This is where I giggle with glee. I wrote the code by hand! All of it! Tee hee! I’ve never done this before, having relied on Dreamweaver in its various forms and guises to do the work for me. Almost Cool uses valid xhtml and css, and one tiny table (though I won’t tell where).

I use “Textpattern”: to manage the blog, mostly because 1, it’s free, and 2, I could figure out how to install it. As it turns out, once one becomes familiar with its paradigm, it’s simply brilliant.

*About the Author*
Having already compared myself to a monkey, and not a particluarly bright one at that, you may well be wondering who it is pushing the buttons behind the scenes. I dislike having to sum one’s self up in a few sentences. Who am I? Oh boy, there’s a loaded question. Let’s just say this: I am a father to two incredible girls. I am a husband to the love of my life. I am a loved and loving son. I am an ex-bike racer, an ex-windsurfer, and ex-snowboarder (don’t worry, only until my back is better). I am an avid reader, a dis-interested gardener, and a lover of fine foods and wine. I’ve studied business and art, and practice both. I live by the words “help others make wealth, and wealth will come to you”.

How’s that?

You mean I have to get off my ass?

!/images/20.gif (underworld 1992-2002)!:

I want this album. I want it now. But I can’t get it. Oh, it’s at the iTunes store. But I live in Canada, and iTunes doesn’t like us canucks. It may well be available at “puretracks”: but I’m on a mac, and my friends at puretracks don’t like macs:

bq. We value our Mac audience, however the Windows Media player for the Mac platform is not currently compatible with Microsoft protected audio content. Puretracks is currently working to make our service available to Mac users.

This is very irritating. It also offers an interesting insight. I take it for granted that when I want to purchase _intellectual_ goods (ie software, books, music, etc) I can do it without moving my physical body from place to place. All I want is the intellectual good. I don’t want or need the physical packaging that holds the goods (unless it comes in one of “these”: I listen to most of my books on my ipod these days, thanks to the fine folks at “audible”:, and any music I purchase is going straight into iTunes.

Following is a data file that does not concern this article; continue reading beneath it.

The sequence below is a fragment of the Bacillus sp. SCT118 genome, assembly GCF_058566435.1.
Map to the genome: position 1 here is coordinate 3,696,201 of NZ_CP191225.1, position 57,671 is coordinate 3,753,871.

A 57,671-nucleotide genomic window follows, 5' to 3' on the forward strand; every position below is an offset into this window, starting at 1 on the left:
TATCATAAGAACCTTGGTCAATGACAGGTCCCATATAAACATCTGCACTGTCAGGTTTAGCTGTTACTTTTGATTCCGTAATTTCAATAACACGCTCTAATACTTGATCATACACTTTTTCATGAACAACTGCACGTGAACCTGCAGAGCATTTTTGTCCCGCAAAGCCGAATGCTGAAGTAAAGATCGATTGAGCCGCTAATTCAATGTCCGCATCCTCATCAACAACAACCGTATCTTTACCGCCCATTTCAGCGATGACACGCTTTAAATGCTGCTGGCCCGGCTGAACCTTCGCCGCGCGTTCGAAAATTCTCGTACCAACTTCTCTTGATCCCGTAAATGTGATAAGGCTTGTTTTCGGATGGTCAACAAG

It takes an incident like this to shake me out of my reverie. For a few seconds there, I was really annoyed. Then my mind flashed back to an article I read back in the golden age of Wired. It talked about a futuristic technology that had just been deployed at a big US school – Stanford or MIT, I don’t remember. The article described an on-demand music system running over a local network. Sitting at his workstation, the inventor could simply type the name of the song (it was running on unix), _and it would start playing!_ “Yeah right”, I remember thinking.

Flash forward what feels like 15 minutes, and I’m _actually annoyed that I have to go to the music store_. What a world!

This trip down memory lane also reminds me of an article “Nicholas Negroponte”: wrote about the way we assign value to the physical (atoms) vs the intellectual (bits). At the time, Negroponte had been asked to assign a value to his laptop upon checking it in while touring a nuclear facility. “$20,000” was his reply, to which the clerk went “huh?” Clearly, the clerk was thinking “what’s it gonna cost to replace this at best buy”, while Negroponte was thinking “the cost to replace the software, the cost to replace the hardware, plus the cost to re-do all the work this machine holds” (which, as an aside, would make for an interesting exploration: what happens to the value of an intellectual good if it’s stored in multiple places? More on this later).

My point being that the differentiation between the atom and the bit has begun to melt. When forced to convert to the old paradigm, I get annoyed. I shall henceforth dub this *atom rage*, and report on it faithfully.

What about you? Have you experienced atom rage?

About Almost Cool

!/images/21.gif (97)!

Almost Cool is the wildly derivative web log of the Toronto-based freelance designer Peter Flaschner. This blog was created after reading “this”:

*Now, to explain the name:* Do we all remember the heart warming cold-war story of *The Hundredth Monkey*? For those who are too young or too old, the premise of the story is that once a certain percentage of a population learns a lesson (in this case, one hundred monkeys), the whole of the population spontaneously shares the knowlege. I am the 97th monkey.

By the time I become aware of a trend, it’s only weeks away from being blithely tossed off in a _New Yorker_ metaphor (“He was Sisqo to her Eva Mendes”), or appearing on a late, late show monologue.

I am, in other words, a barometer of cool. A _cool-o-meter_, if you will. Now, this is not nearly as glamorous as it may sound, stuck as I am on the corner of Nebbish and Cool. But it does have certain benefits. I’m a fairly good predictor of average. Given that I make my living interpreting and communicating my clients’ messages to the widest possible audience, knowing that audience comes in handy.

As for the “Wildly Derivative” part, I think it was Picasso who said “good artists copy, great artists steal”. Far be it from me to edit the master, but I think what he’s _really_ saying is that all experience is derived from the experiences that preceeded it. _Almost Cool_ is the logical extension of the truly cool work that has come before it.